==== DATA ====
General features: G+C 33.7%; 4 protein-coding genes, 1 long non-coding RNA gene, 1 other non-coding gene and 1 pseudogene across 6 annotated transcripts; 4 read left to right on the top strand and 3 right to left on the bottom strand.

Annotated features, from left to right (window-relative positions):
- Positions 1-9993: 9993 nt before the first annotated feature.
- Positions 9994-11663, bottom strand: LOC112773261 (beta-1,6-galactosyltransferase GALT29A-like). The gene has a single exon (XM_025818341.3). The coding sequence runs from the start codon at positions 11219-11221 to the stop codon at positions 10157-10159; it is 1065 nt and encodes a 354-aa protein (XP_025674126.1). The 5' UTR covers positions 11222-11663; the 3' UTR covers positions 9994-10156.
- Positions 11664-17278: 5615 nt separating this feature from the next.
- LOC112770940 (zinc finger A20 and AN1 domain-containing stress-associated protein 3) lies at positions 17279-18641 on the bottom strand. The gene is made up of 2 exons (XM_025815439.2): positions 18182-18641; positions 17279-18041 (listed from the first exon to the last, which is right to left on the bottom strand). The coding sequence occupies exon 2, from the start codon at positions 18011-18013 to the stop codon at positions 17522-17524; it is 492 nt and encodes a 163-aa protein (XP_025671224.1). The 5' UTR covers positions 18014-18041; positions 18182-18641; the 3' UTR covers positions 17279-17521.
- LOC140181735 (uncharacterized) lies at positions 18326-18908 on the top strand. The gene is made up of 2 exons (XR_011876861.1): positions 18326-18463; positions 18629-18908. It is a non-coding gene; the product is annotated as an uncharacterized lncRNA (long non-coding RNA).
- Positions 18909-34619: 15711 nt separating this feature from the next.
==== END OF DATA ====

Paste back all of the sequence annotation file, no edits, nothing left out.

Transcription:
General features: G+C 33.7%; 4 protein-coding genes, 1 long non-coding RNA gene, 1 other non-coding gene and 1 pseudogene across 6 annotated transcripts; 4 read left to right on the top strand and 3 right to left on the bottom strand.

Annotated features, from left to right (window-relative positions):
- Positions 1-9993: 9993 nt before the first annotated feature.
- Positions 9994-11663, bottom strand: LOC112773261 (beta-1,6-galactosyltransferase GALT29A-like). The gene has a single exon (XM_025818341.3). The coding sequence runs from the start codon at positions 11219-11221 to the stop codon at positions 10157-10159; it is 1065 nt and encodes a 354-aa protein (XP_025674126.1). The 5' UTR covers positions 11222-11663; the 3' UTR covers positions 9994-10156.
- Positions 11664-17278: 5615 nt separating this feature from the next.
- LOC112770940 (zinc finger A20 and AN1 domain-containing stress-associated protein 3) lies at positions 17279-18641 on the bottom strand. The gene is made up of 2 exons (XM_025815439.2): positions 18182-18641; positions 17279-18041 (listed from the first exon to the last, which is right to left on the bottom strand). The coding sequence occupies exon 2, from the start codon at positions 18011-18013 to the stop codon at positions 17522-17524; it is 492 nt and encodes a 163-aa protein (XP_025671224.1). The 5' UTR covers positions 18014-18041; positions 18182-18641; the 3' UTR covers positions 17279-17521.
- LOC140181735 (uncharacterized) lies at positions 18326-18908 on the top strand. The gene is made up of 2 exons (XR_011876861.1): positions 18326-18463; positions 18629-18908. It is a non-coding gene; the product is annotated as an uncharacterized lncRNA (long non-coding RNA).
- Positions 18909-34619: 15711 nt separating this feature from the next.